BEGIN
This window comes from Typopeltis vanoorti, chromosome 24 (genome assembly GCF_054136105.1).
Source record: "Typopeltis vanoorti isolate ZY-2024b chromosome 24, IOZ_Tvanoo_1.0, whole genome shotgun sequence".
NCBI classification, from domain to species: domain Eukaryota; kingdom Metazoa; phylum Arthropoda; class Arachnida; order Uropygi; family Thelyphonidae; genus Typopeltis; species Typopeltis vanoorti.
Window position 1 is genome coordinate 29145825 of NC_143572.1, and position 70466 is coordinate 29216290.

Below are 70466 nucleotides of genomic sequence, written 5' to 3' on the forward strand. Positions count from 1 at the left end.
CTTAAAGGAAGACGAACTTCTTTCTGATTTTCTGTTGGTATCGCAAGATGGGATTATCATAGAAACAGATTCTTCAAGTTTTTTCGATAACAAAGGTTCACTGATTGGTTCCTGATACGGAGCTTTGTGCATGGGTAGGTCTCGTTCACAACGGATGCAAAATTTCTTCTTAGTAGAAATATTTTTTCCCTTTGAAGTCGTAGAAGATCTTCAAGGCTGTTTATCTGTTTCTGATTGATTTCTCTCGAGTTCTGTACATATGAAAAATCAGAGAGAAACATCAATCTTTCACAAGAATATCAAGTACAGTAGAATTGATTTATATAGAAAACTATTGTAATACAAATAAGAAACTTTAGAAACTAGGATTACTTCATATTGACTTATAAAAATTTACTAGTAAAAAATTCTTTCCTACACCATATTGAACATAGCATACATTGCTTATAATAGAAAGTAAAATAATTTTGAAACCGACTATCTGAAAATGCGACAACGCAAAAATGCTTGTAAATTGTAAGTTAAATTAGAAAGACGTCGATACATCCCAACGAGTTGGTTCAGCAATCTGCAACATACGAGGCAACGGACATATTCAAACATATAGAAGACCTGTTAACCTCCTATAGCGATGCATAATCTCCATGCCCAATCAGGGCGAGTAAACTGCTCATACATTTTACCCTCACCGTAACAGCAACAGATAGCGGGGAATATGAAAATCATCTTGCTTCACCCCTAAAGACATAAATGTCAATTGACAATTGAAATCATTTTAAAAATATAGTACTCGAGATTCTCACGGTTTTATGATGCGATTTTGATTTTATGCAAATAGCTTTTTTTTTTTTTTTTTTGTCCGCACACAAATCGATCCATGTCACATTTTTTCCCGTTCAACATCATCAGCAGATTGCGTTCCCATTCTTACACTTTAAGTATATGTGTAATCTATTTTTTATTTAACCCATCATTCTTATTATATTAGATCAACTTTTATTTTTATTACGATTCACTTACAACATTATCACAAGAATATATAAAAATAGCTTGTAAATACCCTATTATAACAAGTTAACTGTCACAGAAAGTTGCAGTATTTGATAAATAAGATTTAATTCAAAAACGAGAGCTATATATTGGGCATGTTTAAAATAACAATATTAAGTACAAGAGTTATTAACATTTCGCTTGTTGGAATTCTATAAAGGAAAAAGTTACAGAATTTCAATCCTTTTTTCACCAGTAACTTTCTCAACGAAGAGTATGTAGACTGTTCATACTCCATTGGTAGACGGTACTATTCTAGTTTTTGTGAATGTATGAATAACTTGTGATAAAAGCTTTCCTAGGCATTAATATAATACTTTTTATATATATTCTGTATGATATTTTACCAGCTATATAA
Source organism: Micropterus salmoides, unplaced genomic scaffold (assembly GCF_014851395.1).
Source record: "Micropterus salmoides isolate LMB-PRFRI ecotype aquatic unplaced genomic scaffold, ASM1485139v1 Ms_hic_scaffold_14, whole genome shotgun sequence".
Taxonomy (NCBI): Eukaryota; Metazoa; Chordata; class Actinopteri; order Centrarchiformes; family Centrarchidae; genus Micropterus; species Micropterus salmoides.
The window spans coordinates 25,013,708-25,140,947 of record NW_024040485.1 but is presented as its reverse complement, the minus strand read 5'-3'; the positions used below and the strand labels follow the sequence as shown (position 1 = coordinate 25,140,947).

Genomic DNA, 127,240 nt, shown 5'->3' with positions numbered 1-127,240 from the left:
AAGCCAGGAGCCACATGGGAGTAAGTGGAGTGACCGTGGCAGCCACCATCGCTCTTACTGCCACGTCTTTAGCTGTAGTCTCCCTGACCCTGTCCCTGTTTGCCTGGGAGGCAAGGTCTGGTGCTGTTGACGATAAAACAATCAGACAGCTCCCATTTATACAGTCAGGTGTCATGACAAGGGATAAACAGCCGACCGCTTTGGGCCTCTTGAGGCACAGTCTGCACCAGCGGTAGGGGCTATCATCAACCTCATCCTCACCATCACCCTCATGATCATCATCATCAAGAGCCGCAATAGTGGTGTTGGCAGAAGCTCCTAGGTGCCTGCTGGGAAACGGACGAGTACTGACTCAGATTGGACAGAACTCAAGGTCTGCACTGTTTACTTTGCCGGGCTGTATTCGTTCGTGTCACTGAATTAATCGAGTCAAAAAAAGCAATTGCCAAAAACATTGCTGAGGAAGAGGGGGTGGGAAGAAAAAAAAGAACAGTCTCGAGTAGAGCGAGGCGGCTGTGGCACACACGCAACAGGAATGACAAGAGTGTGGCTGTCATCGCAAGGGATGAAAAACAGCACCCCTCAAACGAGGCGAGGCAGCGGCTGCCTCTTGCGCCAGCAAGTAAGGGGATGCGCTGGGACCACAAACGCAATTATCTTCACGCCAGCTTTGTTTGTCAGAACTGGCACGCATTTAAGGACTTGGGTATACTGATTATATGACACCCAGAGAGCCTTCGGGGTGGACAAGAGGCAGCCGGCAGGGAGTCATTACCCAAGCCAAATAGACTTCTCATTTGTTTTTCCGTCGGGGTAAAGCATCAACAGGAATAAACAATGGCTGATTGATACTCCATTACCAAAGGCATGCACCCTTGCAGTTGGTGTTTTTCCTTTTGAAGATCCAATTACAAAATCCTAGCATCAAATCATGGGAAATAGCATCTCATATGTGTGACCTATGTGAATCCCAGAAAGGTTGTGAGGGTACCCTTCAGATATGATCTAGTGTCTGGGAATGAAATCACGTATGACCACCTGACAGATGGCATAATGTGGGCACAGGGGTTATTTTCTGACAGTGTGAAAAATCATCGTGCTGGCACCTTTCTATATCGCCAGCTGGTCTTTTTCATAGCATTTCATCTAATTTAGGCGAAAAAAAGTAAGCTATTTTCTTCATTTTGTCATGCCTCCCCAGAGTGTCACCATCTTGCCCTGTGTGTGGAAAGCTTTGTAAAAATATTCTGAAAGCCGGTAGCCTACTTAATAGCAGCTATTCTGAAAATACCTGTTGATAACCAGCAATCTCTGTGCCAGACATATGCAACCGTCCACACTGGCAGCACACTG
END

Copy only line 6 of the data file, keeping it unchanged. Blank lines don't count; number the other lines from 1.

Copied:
CTTAAAGGAAGACGAACTTCTTTCTGATTTTCTGTTGGTATCGCAAGATGGGATTATCATAGAAACAGATTCTTCAAGTTTTTTCGATAACAAAGGTTCACTGATTGGTTCCTGATACGGAGCTTTGTGCATGGGTAGGTCTCGTTCACAACGGATGCAAAATTTCTTCTTAGTAGAAATATTTTTTCCCTTTGAAGTCGTAGAAGATCTTCAAGGCTGTTTATCTGTTTCTGATTGATTTCTCTCGAGTTCTGTACATATGAAAAATCAGAGAGAAACATCAATCTTTCACAAGAATATCAAGTACAGTAGAATTGATTTATATAGAAAACTATTGTAATACAAATAAGAAACTTTAGAAACTAGGATTACTTCATATTGACTTATAAAAATTTACTAGTAAAAAATTCTTTCCTACACCATATTGAACATAGCATACATTGCTTATAATAGAAAGTAAAATAATTTTGAAACCGACTATCTGAAAATGCGACAACGCAAAAATGCTTGTAAATTGTAAGTTAAATTAGAAAGACGTCGATACATCCCAACGAGTTGGTTCAGCAATCTGCAACATACGAGGCAACGGACATATTCAAACATATAGAAGACCTGTTAACCTCCTATAGCGATGCATAATCTCCATGCCCAATCAGGGCGAGTAAACTGCTCATACATTTTACCCTCACCGTAACAGCAACAGATAGCGGGGAATATGAAAATCATCTTGCTTCACCCCTAAAGACATAAATGTCAATTGACAATTGAAATCATTTTAAAAATATAGTACTCGAGATTCTCACGGTTTTATGATGCGATTTTGATTTTATGCAAATAGCTTTTTTTTTTTTTTTTTTGTCCGCACACAAATCGATCCATGTCACATTTTTTCCCGTTCAACATCATCAGCAGATTGCGTTCCCATTCTTACACTTTAAGTATATGTGTAATCTATTTTTTATTTAACCCATCATTCTTATTATATTAGATCAACTTTTATTTTTATTACGATTCACTTACAACATTATCACAAGAATATATAAAAATAGCTTGTAAATACCCTATTATAACAAGTTAACTGTCACAGAAAGTTGCAGTATTTGATAAATAAGATTTAATTCAAAAACGAGAGCTATATATTGGGCATGTTTAAAATAACAATATTAAGTACAAGAGTTATTAACATTTCGCTTGTTGGAATTCTATAAAGGAAAAAGTTACAGAATTTCAATCCTTTTTTCACCAGTAACTTTCTCAACGAAGAGTATGTAGACTGTTCATACTCCATTGGTAGACGGTACTATTCTAGTTTTTGTGAATGTATGAATAACTTGTGATAAAAGCTTTCCTAGGCATTAATATAATACTTTTTATATATATTCTGTATGATATTTTACCAGCTATATAA